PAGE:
What’s In This Blog?
- Why The Design of The Museum Is Unique & Iconic
- How a City Transformed From Dying to Famous
- What the Travel Data Says
- Other Cities Inspired by The Bilbao Effect
The Bilbao Effect is a term used by economists to describe the economic and social impact of the Guggenheim Museum. The museum was built in 1997 and is one of the world's most visited museums.
Before its completion, Bilbao was a city with high levels of unemployment and poverty.
But after building the $100 Million Guggenheim Museum, things changed drastically for this Spanish town.
Why The Design of the Museum Is Unique & Iconic.
The Guggenheim Bilbao is a masterpiece of architecture. It was designed by Frank Gehry, who has been hailed as one of the greatest architects of our time. The building is a work of art and stands out from any other building in the city.
The structure has become a symbol for Bilbao and attracts thousands of tourists yearly who marvel at its beauty and design. This beautiful structure has become an icon for Bilbao, attracting visitors worldwide with its unique architecture.
Frank Gehry was particularly fascinated with the movement of fish. In an interview with journalist Charlie Rose in 1997, Gehry mentions, "I was interested in movement, and when a fish moves, it's so beautiful; I started to make forms like that and was able to achieve that sense of movement, and I developed an architectural vocabulary."
The museum's design consists of a series of interconnected volumes. The volumes are covered with orthogonal coated stone and some with organic skin with a titanium skeleton. A glass skin creates the intersection of these volumes.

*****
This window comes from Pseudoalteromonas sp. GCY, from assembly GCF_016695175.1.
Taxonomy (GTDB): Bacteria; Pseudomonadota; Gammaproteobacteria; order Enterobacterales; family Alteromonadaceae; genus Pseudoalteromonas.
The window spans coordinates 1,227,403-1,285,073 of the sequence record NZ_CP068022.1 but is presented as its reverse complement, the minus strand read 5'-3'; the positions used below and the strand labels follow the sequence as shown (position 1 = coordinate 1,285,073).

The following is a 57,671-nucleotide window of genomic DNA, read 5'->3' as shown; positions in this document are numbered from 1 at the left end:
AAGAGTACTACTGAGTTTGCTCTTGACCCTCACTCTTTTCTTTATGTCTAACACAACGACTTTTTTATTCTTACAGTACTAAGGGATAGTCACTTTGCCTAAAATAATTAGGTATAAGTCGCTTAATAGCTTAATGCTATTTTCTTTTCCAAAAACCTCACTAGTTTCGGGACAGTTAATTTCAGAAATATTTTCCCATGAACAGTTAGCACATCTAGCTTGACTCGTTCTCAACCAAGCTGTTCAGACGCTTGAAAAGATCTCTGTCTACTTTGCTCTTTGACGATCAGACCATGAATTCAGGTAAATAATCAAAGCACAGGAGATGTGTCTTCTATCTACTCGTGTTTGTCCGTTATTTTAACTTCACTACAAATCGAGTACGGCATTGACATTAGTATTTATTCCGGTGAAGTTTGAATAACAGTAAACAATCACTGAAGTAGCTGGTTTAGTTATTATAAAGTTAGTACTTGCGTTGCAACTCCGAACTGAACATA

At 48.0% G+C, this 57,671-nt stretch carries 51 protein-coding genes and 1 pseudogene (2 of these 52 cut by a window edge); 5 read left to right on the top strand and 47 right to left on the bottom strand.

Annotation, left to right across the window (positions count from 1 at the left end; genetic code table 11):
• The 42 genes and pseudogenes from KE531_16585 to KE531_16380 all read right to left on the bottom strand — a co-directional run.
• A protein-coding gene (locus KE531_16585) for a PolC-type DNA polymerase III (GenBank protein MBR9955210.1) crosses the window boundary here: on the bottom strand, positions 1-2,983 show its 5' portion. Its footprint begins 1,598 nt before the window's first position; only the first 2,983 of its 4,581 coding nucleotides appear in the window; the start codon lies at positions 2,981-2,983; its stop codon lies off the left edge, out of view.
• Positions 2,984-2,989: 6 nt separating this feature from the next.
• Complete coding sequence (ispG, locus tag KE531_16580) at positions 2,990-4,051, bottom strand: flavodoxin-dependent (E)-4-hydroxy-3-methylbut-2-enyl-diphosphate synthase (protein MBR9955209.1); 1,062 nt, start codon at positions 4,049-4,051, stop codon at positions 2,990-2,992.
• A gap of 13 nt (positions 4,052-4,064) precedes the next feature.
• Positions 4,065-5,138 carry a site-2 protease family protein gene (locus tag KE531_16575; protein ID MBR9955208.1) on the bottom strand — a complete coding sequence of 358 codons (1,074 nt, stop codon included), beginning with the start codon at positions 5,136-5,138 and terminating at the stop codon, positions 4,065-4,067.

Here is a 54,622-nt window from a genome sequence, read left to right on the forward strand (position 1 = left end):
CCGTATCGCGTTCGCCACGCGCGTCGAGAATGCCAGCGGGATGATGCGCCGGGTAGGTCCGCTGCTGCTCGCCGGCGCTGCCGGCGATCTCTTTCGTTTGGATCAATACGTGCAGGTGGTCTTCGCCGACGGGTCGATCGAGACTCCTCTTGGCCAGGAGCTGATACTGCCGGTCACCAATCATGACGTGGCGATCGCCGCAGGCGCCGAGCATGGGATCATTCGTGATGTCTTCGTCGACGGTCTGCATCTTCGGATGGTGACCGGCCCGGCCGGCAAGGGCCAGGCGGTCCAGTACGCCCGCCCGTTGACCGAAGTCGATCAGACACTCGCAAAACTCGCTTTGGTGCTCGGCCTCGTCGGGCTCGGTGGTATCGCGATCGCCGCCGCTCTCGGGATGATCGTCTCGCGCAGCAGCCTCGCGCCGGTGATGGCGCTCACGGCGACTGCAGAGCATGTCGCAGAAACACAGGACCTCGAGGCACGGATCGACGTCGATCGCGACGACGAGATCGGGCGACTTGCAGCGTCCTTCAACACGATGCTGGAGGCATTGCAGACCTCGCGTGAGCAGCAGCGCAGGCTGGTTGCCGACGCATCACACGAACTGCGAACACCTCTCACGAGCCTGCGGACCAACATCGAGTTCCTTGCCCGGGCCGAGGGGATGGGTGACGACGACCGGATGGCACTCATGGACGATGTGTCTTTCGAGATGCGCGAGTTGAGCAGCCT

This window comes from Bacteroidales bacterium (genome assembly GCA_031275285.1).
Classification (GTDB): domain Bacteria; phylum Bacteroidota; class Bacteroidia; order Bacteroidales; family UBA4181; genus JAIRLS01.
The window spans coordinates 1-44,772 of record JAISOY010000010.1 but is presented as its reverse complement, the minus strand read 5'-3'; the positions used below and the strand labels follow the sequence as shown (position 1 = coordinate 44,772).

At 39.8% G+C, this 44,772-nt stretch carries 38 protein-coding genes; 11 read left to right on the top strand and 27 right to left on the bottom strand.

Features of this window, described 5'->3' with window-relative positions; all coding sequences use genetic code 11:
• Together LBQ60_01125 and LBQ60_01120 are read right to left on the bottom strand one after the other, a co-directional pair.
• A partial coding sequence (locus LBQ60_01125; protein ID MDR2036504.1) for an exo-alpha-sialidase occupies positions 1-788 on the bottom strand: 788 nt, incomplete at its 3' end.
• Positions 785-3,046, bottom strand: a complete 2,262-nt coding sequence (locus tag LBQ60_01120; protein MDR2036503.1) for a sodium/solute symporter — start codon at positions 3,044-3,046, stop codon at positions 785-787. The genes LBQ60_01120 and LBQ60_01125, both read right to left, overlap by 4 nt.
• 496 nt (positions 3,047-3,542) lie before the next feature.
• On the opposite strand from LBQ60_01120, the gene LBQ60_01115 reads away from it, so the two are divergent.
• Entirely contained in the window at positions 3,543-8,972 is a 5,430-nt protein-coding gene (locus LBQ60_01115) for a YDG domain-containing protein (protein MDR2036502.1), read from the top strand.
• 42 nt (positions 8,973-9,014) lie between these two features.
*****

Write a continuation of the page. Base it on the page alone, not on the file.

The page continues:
The museum does not try to overshadow the city's other buildings in terms of materials and height. Limestone and sandstone, in particular, are used for this reason.
How a City Transformed From Dying to Famous.
Gehry claims he was nervous when he won the competition to build the museum. In an interview with The Guardian, he says the following on his first meeting with the city officials "They said: 'Mr. Gehry, we need the Sydney Opera House. Our town is dying.' I looked at them and said: 'Where's the nearest exit? I'll do my best, but I can't guarantee anything."
As we now know, the result is a majestic, beautiful structure of titanium and stone that sits on the river Nervión. A piece of art that resembles a ship but also looks like it flips its tail like a jumping fish.
The "Bilbao Effect," however, is not the first of its kind. Sydney's Opera House, Paris' Pompidou center, and many other cities such as Frankfurt, Glasgow, and Pittsburgh all used iconic architecture to improve their cities' economy and status.
But it's called the "Bilbao Effect" and not the "Sydney Effect" because of the stark contrast of the ambition to transform Bilbao. Bilbao was a post-industrial wasteland. The city was built on dying shipbuilding and steel industries, which were impossible to revitalize for the 21st Century. Cities like Sydney, Paris, and Frankfurt were already modern metropolitan cities with a flourishing artistic and architectural culture.
The museum has completely changed the landscape of Bilbao by bringing millions of tourists from all over the world. Bilbao has now become Spain's most captivating destination for tourists and investors.